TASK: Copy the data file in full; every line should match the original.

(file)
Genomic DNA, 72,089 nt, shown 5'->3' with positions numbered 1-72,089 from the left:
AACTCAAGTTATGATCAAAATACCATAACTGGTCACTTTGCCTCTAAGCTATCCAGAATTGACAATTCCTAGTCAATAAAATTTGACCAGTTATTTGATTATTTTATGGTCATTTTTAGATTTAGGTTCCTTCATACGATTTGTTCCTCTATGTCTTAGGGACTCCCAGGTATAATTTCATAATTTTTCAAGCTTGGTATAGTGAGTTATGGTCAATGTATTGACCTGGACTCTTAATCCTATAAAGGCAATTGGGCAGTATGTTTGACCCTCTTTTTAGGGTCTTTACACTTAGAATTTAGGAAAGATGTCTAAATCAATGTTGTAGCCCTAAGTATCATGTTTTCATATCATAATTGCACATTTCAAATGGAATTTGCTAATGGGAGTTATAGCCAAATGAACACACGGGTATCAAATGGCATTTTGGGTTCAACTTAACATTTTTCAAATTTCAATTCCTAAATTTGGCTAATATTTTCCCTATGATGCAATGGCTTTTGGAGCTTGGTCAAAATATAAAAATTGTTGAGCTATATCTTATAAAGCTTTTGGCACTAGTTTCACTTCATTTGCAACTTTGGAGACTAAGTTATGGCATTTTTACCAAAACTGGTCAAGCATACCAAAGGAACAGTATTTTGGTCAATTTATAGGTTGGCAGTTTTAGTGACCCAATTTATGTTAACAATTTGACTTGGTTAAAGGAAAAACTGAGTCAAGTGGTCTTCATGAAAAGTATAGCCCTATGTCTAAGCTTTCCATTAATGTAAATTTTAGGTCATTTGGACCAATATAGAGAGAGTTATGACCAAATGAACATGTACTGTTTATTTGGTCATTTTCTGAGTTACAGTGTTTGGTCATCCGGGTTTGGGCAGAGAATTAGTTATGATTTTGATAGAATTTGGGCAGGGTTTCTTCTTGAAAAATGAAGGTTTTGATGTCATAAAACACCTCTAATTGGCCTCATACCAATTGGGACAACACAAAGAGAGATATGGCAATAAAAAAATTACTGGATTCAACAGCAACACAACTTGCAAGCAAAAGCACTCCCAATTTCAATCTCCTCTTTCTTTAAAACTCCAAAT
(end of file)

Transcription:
Genomic DNA, 72,089 nt, shown 5'->3' with positions numbered 1-72,089 from the left:
AACTCAAGTTATGATCAAAATACCATAACTGGTCACTTTGCCTCTAAGCTATCCAGAATTGACAATTCCTAGTCAATAAAATTTGACCAGTTATTTGATTATTTTATGGTCATTTTTAGATTTAGGTTCCTTCATACGATTTGTTCCTCTATGTCTTAGGGACTCCCAGGTATAATTTCATAATTTTTCAAGCTTGGTATAGTGAGTTATGGTCAATGTATTGACCTGGACTCTTAATCCTATAAAGGCAATTGGGCAGTATGTTTGACCCTCTTTTTAGGGTCTTTACACTTAGAATTTAGGAAAGATGTCTAAATCAATGTTGTAGCCCTAAGTATCATGTTTTCATATCATAATTGCACATTTCAAATGGAATTTGCTAATGGGAGTTATAGCCAAATGAACACACGGGTATCAAATGGCATTTTGGGTTCAACTTAACATTTTTCAAATTTCAATTCCTAAATTTGGCTAATATTTTCCCTATGATGCAATGGCTTTTGGAGCTTGGTCAAAATATAAAAATTGTTGAGCTATATCTTATAAAGCTTTTGGCACTAGTTTCACTTCATTTGCAACTTTGGAGACTAAGTTATGGCATTTTTACCAAAACTGGTCAAGCATACCAAAGGAACAGTATTTTGGTCAATTTATAGGTTGGCAGTTTTAGTGACCCAATTTATGTTAACAATTTGACTTGGTTAAAGGAAAAACTGAGTCAAGTGGTCTTCATGAAAAGTATAGCCCTATGTCTAAGCTTTCCATTAATGTAAATTTTAGGTCATTTGGACCAATATAGAGAGAGTTATGACCAAATGAACATGTACTGTTTATTTGGTCATTTTCTGAGTTACAGTGTTTGGTCATCCGGGTTTGGGCAGAGAATTAGTTATGATTTTGATAGAATTTGGGCAGGGTTTCTTCTTGAAAAATGAAGGTTTTGATGTCATAAAACACCTCTAATTGGCCTCATACCAATTGGGACAACACAAAGAGAGATATGGCAATAAAAAAATTACTGGATTCAACAGCAACACAACTTGCAAGCAAAAGCACTCCCAATTTCAATCTCCTCTTTCTTTAAAACTCCAAAT